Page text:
At some point I gaze out the kitchen window and find myself thinking about a friend who is much younger and wealthier than I. She lives in a newly renovated mansion in a gorgeous neighborhood in a cool city, wears the cutest outfits, and throws amazing birthday parties for her kids. That’s all it takes for Jealousy to hop up on the kitchen counter, duck her head at me, and give a knowing smile. She is always, always around, waiting in the wings, just waiting for an in. I do the whole thing of telling myself “you should be thankful for all you have”. Sometimes it works. I comprehend the prolific amount of blessing that I sit in the middle of every day, and Jealousy takes her leave. Sometimes trying to talk myself into thankfulness just makes me feel crummier.
The hubs gets home around 3:30pm and I head out for a walk after eating three over-sized cookies (successfully baked without burning any cookies or fingers). I have a massive playlist I’m listening to while walking, but some songs I pass by because they put a lump in my throat. Can’t do sad right now. There’s one song I adore that’s hard for me to listen to anymore because a friend said it reminded her of a significant loss she’s experienced. Knowing it breaks her heart makes mine sad too. So I skip it.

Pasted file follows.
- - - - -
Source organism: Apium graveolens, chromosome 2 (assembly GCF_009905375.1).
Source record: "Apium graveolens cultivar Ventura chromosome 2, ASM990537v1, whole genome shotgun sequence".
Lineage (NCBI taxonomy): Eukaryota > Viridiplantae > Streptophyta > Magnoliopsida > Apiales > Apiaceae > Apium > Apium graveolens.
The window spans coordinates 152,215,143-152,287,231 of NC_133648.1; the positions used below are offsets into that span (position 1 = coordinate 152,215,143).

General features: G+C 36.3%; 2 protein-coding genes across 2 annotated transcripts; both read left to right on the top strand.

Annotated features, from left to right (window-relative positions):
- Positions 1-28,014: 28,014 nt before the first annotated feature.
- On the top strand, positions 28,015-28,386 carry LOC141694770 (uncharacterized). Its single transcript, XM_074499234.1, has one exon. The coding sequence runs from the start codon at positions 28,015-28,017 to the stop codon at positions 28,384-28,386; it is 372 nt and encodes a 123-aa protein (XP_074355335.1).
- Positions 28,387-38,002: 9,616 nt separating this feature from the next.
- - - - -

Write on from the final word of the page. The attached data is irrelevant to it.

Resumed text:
The weather is fabulous. My new tennies are rubbing a blister on my right foot. I notice I’m getting a cankersore where my 2yo accidentally headbutted me in the mouth the other day. I can hear the pulsing tinnitus in my right ear; sometimes it wakes me up at night. Uncool.
Dinner in shifts, because that’s how we do it these days. We try to all sit down at the table together but it’s rare that it happens. Then bathtime. Someone complains of a stomachache. Someone gets soap in their eyes. Semi-clean-up of scattered-about toys and cups. Possibly a dance party. But not tonight. Kiss the kids. Pray with them. Look them in the eye and tell them I love them. Sheer exhaustion then drives me to my bed where I often watch something funny or spend more time writing. Tonight I listen to the mellow voice of Rachael Yamagata crooning, to neighbor kids screaming in delight next door. The last rays of sunset slide through the blinds into my room.
You know…the usual.